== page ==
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Students recognize social media’s impact on communication, social aggression

Senior Eric Yang scrolls through tik tok during his SSRT. He said that social media can lead to less personal friendships.

Senior Eric Yang spends a lot of time on TikTok. However, though he said he enjoys being on social media, he also believes it can be harmful. 

“I believe (social media is) a very inevitable thing that was going to happen with the development of the Internet, so there’s really no way to combat it,” he said, “but I feel like a lot of people take it as something that should be inherent in their lives…and I don’t think that’s the way we should view it. It’s become too big of a part in our lives.”

Andrew Weaver, associate professor at Indiana University’s Media School, focuses on media psychology, which he defines as the study of the attitudes, emotions and motivations of people in the context of media content. Weaver said he agrees with Yang that social media has taken over a large part of people’s interactions with others.

“I think one thing we see in the research on social media…is that often there’s a mismatch in the social needs that we have and then the gratification effects that we’re getting from social media,” Weaver said. “For example, if you look at something like loneliness. One thing that repeatedly comes up in the studies is that people who are feeling lonely tend to use more social media, but social media use makes them feel more lonely or isolated.”

Yang said he believes social media skews the way people present themselves. 

“It’s changed the way we socialize with other people to an extent that I don’t really like because it pushes people to present themselves in ways that are—not dishonest, because if you want to say ‘honest’ you have to imply that there’s some sort of intention there. But for a lot of people, I feel like (social media), even subconsciously, it leads them to frame their lives or depict themselves in a way that isn’t accurate to who they really are,” he said. 

Yang also said he believes social media’s ability to facilitate rapid communication can be harmful.

Chenyao Liu

“(Social media) literally lets you access these interpersonal relationships at any time of the day, whenever you want, wherever you want,” Yang said. “But at the same time, I think it leads to—I don’t want to say too much, because you can have as many friends or…interpersonal relationships as you want. But it’s because of that, I don’t see as much depth with relationships between people.”

Senior Somayeh Gambles said she believes the disconnect between people created on social media makes it easier for conflict and misinformation to spread.

“Things get twisted easily, especially when it’s just looking at writing, at text and someone’s not actually saying it to you. I think social media makes things hard to understand… It’s just so easy to misinterpret,” Gambles said. “I just feel like you can’t always know and sometimes things can come across differently and I feel like that’s how different things get spread.”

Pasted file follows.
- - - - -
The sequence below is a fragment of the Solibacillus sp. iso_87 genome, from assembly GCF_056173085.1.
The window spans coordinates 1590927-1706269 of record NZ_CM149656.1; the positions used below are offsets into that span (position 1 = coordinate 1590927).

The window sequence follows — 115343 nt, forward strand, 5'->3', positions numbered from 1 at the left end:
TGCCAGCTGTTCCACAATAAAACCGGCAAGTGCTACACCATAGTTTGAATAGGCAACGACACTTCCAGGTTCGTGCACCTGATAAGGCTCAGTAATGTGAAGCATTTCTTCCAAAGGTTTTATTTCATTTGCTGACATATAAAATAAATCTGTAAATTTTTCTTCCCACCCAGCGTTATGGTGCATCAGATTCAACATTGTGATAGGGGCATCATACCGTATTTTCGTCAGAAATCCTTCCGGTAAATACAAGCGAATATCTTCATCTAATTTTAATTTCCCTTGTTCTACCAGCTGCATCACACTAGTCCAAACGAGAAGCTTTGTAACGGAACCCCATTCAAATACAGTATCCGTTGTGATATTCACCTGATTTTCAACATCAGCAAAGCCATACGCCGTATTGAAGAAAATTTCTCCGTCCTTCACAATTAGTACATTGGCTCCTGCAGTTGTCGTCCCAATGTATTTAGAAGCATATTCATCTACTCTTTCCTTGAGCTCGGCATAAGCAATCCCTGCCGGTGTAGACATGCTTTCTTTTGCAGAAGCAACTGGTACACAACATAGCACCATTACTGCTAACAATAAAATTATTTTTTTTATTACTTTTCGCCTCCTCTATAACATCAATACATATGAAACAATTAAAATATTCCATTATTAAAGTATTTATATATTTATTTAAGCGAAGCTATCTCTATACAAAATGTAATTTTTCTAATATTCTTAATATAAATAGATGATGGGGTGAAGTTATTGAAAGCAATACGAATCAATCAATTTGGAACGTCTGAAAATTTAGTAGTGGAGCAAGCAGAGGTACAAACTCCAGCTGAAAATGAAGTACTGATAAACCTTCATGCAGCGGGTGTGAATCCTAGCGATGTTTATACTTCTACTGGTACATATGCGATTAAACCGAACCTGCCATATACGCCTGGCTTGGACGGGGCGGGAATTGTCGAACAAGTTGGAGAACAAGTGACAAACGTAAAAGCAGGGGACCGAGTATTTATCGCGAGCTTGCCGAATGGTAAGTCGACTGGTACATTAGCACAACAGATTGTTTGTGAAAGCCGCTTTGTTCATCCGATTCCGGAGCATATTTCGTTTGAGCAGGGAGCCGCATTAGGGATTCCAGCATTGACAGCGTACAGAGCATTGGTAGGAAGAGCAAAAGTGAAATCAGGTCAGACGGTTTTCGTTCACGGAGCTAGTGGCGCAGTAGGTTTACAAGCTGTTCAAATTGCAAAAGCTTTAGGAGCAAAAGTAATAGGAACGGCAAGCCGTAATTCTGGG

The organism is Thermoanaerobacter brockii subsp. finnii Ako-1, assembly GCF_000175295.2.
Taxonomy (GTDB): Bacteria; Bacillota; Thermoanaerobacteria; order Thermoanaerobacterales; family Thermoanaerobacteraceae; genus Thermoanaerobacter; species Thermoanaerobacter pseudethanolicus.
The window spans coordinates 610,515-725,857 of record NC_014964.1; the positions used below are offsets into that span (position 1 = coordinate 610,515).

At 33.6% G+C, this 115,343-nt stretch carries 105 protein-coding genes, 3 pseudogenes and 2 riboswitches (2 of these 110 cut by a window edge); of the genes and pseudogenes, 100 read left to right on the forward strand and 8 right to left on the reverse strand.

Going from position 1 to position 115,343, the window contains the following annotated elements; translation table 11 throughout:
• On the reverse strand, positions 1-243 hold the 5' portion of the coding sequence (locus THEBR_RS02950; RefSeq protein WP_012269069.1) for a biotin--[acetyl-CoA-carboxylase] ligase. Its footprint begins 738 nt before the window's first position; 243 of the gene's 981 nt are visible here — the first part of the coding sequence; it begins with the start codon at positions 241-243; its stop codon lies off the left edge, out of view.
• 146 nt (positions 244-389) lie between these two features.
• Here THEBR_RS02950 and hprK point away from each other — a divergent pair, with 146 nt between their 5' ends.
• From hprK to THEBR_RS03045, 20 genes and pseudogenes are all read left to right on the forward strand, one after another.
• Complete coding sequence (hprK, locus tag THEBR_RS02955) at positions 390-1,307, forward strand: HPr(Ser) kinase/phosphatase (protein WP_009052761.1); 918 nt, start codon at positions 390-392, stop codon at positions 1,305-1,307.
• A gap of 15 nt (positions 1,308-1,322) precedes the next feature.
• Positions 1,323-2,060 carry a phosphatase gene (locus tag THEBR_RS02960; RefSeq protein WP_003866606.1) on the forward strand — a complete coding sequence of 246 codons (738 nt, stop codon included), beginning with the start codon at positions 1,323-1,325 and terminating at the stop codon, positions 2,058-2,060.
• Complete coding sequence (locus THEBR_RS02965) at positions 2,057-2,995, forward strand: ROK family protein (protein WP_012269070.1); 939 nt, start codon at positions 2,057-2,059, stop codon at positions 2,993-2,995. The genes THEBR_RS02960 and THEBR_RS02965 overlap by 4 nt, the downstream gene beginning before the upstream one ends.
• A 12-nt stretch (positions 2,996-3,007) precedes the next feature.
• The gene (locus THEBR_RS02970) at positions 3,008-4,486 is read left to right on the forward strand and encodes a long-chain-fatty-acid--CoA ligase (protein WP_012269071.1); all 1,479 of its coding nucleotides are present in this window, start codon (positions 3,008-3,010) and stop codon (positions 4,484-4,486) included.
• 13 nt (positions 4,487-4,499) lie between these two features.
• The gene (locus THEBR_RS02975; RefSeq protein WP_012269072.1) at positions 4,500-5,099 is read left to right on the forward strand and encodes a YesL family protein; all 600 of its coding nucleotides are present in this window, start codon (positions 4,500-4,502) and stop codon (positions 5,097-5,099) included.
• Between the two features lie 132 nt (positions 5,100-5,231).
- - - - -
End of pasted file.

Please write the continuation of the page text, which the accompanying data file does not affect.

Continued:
Yang said he agrees with Gambles. Specifically, Yang said he believes social media can normalize racism. For example, Yang said he has seen a video of John Cena speaking Mandarin, a video which began as a meme but has grown to become a racist joke.

“In TikTok comment sections, where you just see an Asian person and it’s completely unrelated to John Cena or even ice cream, you see people just saying that stuff,” he said. “I don’t think a lot of these people see it as racism, I’m sure they don’t, but what it ends up being is racism because you’re—first of all, making fun of another culture’s language, right? And then you’re also, in a sense, stereotyping because you see an Asian person, you just say that. It’s not good. I think that ends up leading to desensitization to what can be racism or precursors to racism. You see a lot of people talking about how this is okay, it’s just a joke. It’s really not because, like I said, it desensitizes people.”

Weaver said social media can set harmful standards for appropriate and inappropriate behavior. 

“When you talk about social aggression, though, that’s where I think there’s some problematic issues with social media or at least certain parts of the social media landscape. That really has to do, I think, with some of the norms that get set about what’s appropriate behavior,” Weaver said. “If you’re on Twitter and a lot of the people that you follow engage in verbal attacks and social aggression, then that becomes more normalized and the person is more likely to engage in it themselves. It’s a cycle that sort of perpetuates itself.”

This is the first of three parts for this story on the impact of social media. The second part will center around the effects of seeing violence on social media platforms. Read the second part here on Jan. 26.

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